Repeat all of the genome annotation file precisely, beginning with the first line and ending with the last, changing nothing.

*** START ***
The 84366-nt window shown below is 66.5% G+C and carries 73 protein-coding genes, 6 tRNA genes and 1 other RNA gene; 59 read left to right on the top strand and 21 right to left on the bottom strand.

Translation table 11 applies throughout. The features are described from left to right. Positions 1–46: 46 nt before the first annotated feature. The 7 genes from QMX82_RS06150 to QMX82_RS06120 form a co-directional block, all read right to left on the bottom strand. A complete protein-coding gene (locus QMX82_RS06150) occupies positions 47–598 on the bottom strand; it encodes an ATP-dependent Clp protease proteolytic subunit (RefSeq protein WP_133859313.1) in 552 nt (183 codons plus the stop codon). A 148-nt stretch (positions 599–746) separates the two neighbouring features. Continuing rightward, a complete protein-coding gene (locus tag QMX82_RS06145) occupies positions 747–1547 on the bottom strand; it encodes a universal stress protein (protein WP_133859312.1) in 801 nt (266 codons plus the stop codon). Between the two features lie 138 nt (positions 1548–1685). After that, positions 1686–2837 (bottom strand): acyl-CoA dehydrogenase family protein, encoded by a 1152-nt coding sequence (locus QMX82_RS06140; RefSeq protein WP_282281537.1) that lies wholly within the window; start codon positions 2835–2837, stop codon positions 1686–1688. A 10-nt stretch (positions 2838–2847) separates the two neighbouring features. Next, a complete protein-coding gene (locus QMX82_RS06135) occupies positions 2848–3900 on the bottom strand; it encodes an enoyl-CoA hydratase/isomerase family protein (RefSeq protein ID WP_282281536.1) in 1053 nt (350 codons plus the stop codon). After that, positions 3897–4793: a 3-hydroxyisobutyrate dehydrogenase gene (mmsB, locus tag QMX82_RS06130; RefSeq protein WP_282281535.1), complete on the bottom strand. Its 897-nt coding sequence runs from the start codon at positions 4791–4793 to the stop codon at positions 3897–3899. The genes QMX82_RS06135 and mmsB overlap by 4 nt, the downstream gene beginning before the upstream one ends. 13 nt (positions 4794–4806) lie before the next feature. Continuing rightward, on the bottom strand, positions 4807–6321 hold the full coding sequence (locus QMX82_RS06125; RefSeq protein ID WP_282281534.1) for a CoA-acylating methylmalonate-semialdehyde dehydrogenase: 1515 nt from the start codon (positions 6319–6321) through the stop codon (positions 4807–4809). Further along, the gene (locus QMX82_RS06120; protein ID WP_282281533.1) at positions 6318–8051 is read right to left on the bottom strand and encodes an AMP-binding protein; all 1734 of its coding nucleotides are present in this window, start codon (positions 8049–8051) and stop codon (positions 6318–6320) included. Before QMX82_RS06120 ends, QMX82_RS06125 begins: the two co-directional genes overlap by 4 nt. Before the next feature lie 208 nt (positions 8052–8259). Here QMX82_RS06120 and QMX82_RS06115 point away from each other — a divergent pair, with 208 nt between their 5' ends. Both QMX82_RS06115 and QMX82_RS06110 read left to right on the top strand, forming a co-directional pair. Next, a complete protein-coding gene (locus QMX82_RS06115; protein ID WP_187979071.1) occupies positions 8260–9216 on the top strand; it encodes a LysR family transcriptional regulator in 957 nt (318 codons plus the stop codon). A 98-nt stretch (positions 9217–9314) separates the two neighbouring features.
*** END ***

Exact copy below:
The 84366-nt window shown below is 66.5% G+C and carries 73 protein-coding genes, 6 tRNA genes and 1 other RNA gene; 59 read left to right on the top strand and 21 right to left on the bottom strand.

Translation table 11 applies throughout. The features are described from left to right. Positions 1–46: 46 nt before the first annotated feature. The 7 genes from QMX82_RS06150 to QMX82_RS06120 form a co-directional block, all read right to left on the bottom strand. A complete protein-coding gene (locus QMX82_RS06150) occupies positions 47–598 on the bottom strand; it encodes an ATP-dependent Clp protease proteolytic subunit (RefSeq protein WP_133859313.1) in 552 nt (183 codons plus the stop codon). A 148-nt stretch (positions 599–746) separates the two neighbouring features. Continuing rightward, a complete protein-coding gene (locus tag QMX82_RS06145) occupies positions 747–1547 on the bottom strand; it encodes a universal stress protein (protein WP_133859312.1) in 801 nt (266 codons plus the stop codon). Between the two features lie 138 nt (positions 1548–1685). After that, positions 1686–2837 (bottom strand): acyl-CoA dehydrogenase family protein, encoded by a 1152-nt coding sequence (locus QMX82_RS06140; RefSeq protein WP_282281537.1) that lies wholly within the window; start codon positions 2835–2837, stop codon positions 1686–1688. A 10-nt stretch (positions 2838–2847) separates the two neighbouring features. Next, a complete protein-coding gene (locus QMX82_RS06135) occupies positions 2848–3900 on the bottom strand; it encodes an enoyl-CoA hydratase/isomerase family protein (RefSeq protein ID WP_282281536.1) in 1053 nt (350 codons plus the stop codon). After that, positions 3897–4793: a 3-hydroxyisobutyrate dehydrogenase gene (mmsB, locus tag QMX82_RS06130; RefSeq protein WP_282281535.1), complete on the bottom strand. Its 897-nt coding sequence runs from the start codon at positions 4791–4793 to the stop codon at positions 3897–3899. The genes QMX82_RS06135 and mmsB overlap by 4 nt, the downstream gene beginning before the upstream one ends. 13 nt (positions 4794–4806) lie before the next feature. Continuing rightward, on the bottom strand, positions 4807–6321 hold the full coding sequence (locus QMX82_RS06125; RefSeq protein ID WP_282281534.1) for a CoA-acylating methylmalonate-semialdehyde dehydrogenase: 1515 nt from the start codon (positions 6319–6321) through the stop codon (positions 4807–4809). Further along, the gene (locus QMX82_RS06120; protein ID WP_282281533.1) at positions 6318–8051 is read right to left on the bottom strand and encodes an AMP-binding protein; all 1734 of its coding nucleotides are present in this window, start codon (positions 8049–8051) and stop codon (positions 6318–6320) included. Before QMX82_RS06120 ends, QMX82_RS06125 begins: the two co-directional genes overlap by 4 nt. Before the next feature lie 208 nt (positions 8052–8259). Here QMX82_RS06120 and QMX82_RS06115 point away from each other — a divergent pair, with 208 nt between their 5' ends. Both QMX82_RS06115 and QMX82_RS06110 read left to right on the top strand, forming a co-directional pair. Next, a complete protein-coding gene (locus QMX82_RS06115; protein ID WP_187979071.1) occupies positions 8260–9216 on the top strand; it encodes a LysR family transcriptional regulator in 957 nt (318 codons plus the stop codon). A 98-nt stretch (positions 9217–9314) separates the two neighbouring features.